Every once in a while a case arises and gives Americans a glimpse at what a government-run health care system is really going to be like. Think of an uncaring bureaucracy, making decisions with a "government knows best" attitude that threatens the lives and health of thousands. Doreen Gummoe doesn't have to imagine it; she lives the fight every day.
The resident of Lewiston, Maine, has three children who suffer from a rare and debilitating blood disorder known as Fanconi anemia. In order to keep her children alive, they need bone marrow from donors. Many with similar afflictions die simply because they are unable to locate a matching donor in time. To overcome this fatal dilemma, a nonprofit was set up offering $3,000 as an incentive to encourage people to come forward and donate the stem cells from which healthy blood cells grow. These stem cells are extracted from the donor's blood using a procedure called "peripheral blood stem-cell apheresis," which is not too different from giving blood at the Red Cross, though it takes more time.
The administration was appalled at this free-market approach to the problem and insisted on shutting down donations under the National Organ Transplant Act, a law enacted in 1984 to combat the black-market sale of human kidneys. The measure does prohibit bone-marrow sales, but it specifically exempts blood from the definition of "human organ." At the time the law was written, bone-marrow transplants could only be accomplished through difficult and invasive procedures. Even though that's no longer true, Justice Department lawyers went to court and argued that a person who sells blood to a blood bank is an upstanding citizen, but a person who sells blood to a bone-marrow charity is a felon who should be thrown in prison for five years.
Two years ago, the Gummoe family won the legal argument by convincing the 9th U.S. Circuit Court of Appeals that bone-marrow donations from the blood shouldn't be subject to restrictions designed to cover the giving of nonreplaceable organs such as kidneys. Under the modern procedure, the bone marrow regenerates itself in a few weeks.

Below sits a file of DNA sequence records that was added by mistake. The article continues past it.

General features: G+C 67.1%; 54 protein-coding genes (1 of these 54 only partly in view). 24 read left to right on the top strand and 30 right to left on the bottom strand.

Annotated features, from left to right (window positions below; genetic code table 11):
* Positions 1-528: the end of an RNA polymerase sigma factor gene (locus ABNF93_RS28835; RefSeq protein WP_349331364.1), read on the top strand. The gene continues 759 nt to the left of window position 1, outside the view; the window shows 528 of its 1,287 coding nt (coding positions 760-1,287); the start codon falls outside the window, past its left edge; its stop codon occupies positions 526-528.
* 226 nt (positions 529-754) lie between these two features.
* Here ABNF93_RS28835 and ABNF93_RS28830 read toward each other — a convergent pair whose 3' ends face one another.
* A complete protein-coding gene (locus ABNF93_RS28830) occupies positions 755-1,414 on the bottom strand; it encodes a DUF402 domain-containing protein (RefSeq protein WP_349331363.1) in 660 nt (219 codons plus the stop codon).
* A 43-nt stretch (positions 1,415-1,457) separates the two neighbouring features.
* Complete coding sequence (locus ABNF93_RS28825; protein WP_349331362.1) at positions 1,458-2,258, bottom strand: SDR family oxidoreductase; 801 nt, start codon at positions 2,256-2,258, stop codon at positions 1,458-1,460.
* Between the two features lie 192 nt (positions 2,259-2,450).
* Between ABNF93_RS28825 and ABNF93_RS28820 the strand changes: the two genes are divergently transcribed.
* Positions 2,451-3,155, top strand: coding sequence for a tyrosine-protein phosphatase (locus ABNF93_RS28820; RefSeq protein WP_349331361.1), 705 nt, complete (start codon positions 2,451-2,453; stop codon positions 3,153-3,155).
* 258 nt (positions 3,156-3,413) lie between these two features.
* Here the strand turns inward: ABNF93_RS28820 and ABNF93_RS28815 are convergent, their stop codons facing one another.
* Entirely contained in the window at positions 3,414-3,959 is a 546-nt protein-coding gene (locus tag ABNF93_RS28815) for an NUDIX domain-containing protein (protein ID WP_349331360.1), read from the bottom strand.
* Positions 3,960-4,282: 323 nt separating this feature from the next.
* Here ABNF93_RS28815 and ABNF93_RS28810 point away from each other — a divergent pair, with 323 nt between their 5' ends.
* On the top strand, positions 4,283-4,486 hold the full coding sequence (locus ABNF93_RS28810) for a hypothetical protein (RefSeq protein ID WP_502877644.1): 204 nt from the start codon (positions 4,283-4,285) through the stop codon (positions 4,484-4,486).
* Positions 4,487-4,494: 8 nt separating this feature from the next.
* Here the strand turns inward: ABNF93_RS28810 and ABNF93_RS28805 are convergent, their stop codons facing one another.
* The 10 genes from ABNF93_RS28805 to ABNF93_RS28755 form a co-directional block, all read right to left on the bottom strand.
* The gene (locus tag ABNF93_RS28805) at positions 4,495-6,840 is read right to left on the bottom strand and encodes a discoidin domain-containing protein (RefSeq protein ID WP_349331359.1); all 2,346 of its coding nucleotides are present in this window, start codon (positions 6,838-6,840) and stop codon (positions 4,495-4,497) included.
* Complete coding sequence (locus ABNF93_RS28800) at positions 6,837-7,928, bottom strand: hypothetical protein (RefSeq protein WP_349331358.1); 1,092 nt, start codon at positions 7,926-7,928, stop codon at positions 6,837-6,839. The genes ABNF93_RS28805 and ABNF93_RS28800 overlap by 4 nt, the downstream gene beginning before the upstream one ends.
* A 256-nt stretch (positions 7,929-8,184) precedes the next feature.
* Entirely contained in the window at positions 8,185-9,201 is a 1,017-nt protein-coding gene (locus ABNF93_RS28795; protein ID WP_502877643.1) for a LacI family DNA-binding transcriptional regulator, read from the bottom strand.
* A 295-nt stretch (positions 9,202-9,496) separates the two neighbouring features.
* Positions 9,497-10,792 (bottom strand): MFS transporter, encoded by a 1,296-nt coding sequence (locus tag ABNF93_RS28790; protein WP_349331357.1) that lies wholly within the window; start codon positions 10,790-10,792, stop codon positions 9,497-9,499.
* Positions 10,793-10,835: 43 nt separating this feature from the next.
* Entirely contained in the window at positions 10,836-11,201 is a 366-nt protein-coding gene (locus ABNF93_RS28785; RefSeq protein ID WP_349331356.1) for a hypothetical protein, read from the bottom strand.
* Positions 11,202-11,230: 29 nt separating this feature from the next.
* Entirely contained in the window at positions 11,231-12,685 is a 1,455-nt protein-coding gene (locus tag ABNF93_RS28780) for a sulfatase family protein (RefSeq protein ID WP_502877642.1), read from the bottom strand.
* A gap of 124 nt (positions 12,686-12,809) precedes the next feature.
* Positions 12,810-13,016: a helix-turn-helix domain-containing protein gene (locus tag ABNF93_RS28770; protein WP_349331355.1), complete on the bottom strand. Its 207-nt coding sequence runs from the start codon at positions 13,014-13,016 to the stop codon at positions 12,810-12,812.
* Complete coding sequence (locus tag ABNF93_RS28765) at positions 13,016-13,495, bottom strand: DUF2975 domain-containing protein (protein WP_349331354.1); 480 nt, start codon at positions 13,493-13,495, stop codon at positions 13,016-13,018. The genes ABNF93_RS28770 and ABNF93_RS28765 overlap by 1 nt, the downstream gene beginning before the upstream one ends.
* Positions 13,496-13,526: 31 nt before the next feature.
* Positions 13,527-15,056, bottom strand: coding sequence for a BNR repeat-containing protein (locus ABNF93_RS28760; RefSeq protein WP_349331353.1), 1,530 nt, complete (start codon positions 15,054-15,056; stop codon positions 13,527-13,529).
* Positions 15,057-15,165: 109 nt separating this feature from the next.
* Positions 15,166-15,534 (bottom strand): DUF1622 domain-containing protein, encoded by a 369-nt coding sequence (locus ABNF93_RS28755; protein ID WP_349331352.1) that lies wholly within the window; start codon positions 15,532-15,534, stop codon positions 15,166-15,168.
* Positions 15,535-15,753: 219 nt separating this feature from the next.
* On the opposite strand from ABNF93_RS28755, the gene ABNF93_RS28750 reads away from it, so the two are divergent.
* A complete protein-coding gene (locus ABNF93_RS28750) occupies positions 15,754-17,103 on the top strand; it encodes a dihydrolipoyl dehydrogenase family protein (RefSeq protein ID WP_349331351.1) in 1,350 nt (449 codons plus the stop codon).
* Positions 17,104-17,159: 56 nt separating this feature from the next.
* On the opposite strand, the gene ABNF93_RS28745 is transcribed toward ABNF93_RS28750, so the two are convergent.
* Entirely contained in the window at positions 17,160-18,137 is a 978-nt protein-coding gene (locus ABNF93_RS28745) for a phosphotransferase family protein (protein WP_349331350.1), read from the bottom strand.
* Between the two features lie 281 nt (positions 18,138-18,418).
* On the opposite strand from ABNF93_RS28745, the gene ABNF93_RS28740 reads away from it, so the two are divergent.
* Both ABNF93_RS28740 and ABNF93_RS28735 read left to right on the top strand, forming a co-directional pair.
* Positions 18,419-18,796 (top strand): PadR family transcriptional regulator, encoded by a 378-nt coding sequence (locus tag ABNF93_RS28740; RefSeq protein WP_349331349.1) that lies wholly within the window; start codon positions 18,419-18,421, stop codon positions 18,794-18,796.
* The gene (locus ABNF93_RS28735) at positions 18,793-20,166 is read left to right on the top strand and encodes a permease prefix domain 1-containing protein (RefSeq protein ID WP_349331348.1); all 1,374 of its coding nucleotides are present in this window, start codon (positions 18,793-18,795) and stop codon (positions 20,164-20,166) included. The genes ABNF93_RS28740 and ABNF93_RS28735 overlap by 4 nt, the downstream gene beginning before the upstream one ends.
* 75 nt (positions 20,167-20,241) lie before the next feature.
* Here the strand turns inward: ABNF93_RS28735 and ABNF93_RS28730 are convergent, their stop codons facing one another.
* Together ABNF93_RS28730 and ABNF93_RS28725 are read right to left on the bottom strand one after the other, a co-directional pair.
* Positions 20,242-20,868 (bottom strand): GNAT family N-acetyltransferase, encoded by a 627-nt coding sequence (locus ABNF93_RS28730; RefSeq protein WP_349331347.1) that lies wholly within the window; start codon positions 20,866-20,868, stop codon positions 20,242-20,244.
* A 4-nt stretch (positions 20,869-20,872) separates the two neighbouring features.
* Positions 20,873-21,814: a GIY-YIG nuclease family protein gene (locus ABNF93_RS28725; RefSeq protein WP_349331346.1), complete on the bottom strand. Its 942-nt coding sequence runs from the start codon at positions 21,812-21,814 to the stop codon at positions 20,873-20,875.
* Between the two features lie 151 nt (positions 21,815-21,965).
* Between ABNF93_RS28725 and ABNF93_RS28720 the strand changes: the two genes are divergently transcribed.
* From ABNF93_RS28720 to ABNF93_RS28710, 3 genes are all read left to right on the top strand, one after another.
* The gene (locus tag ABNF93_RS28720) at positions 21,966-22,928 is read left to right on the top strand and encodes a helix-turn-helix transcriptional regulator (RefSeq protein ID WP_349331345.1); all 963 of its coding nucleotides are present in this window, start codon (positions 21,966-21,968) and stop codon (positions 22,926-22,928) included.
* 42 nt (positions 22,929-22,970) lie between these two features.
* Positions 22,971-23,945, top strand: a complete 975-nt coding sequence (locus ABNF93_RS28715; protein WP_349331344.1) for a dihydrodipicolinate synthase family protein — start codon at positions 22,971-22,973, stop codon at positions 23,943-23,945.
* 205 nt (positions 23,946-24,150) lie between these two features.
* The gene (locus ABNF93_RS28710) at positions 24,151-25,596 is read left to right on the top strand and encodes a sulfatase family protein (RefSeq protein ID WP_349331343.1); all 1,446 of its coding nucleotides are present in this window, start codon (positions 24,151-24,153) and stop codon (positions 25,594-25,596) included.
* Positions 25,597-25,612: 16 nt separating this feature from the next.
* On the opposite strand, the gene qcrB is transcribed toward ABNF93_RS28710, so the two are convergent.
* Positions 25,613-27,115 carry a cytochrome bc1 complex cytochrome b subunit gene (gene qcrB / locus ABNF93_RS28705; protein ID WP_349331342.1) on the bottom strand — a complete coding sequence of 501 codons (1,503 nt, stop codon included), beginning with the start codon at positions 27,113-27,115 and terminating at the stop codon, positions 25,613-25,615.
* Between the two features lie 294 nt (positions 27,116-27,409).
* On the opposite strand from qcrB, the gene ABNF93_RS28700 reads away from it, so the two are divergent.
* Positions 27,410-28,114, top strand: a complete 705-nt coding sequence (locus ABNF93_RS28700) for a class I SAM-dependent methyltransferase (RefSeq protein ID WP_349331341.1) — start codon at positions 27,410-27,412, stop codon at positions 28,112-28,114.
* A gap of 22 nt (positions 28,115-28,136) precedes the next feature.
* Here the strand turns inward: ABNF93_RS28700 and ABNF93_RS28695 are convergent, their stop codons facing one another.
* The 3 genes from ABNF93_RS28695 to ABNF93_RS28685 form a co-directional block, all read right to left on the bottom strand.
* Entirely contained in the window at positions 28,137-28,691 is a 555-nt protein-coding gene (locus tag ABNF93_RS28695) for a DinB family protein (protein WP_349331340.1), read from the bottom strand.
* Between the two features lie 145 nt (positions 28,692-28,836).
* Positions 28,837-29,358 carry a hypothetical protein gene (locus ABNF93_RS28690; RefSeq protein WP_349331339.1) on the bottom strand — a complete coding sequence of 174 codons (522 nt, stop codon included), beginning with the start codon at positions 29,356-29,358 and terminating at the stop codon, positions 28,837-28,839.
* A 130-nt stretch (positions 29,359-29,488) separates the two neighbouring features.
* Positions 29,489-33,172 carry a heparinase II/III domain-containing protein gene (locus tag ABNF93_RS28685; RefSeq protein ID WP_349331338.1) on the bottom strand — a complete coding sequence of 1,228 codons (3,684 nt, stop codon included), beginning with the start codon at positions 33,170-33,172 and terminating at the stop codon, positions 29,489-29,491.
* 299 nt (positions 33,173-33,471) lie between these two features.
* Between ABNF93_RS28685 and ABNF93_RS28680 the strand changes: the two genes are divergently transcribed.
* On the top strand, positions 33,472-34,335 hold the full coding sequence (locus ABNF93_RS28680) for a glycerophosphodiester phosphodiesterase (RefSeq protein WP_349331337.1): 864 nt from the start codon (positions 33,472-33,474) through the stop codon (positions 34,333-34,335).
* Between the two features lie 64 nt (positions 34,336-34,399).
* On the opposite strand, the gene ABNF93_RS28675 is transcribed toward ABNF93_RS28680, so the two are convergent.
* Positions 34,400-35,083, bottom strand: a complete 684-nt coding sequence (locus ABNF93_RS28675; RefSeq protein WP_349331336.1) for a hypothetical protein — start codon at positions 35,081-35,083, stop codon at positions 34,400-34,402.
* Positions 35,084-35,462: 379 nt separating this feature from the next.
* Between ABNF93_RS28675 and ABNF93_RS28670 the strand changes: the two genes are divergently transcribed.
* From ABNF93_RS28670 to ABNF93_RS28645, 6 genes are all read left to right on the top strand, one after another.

Judges on the court blasted the administration for basing its arguments on inaccurate terminology. "It may be that 'bone-marrow transplant' is an anachronism that will soon fade away," the court explained, "as peripheral blood stem-cell apheresis replaces aspiration as the transplant technique, much as 'dial the phone' is fading away now that telephones do not have dials."
Instead of accepting this common-sense finding, the Department of Health and Human Services stood on the steps of the hospital door Monday, closing public comment on a new regulation that redefines blood in a way that sidesteps the court's decision, criminalizing the sorts of donation that would help the Gummoe family. The administration justifies this callous move by claiming a ban on compensation would "encourage altruistic donations" and "decrease the likelihood of disease transmission resulting from paid donations."
The same could be said of any other form of blood donation. The American people are generous and step up in times of need, but because bone-marrow donation requires a much more specific matching of the donor to the patient, allowing a monetary incentive is critical. Generous souls can't just offer up healthy cells to anyone in need; they need to be carefully matched in advance.
As Obamacare's grip on our medical system grows ever tighter, callous decisions based on bureaucratic interpretations of the law will continue to crowd out common sense. Americans must reclaim their health care before it's too late.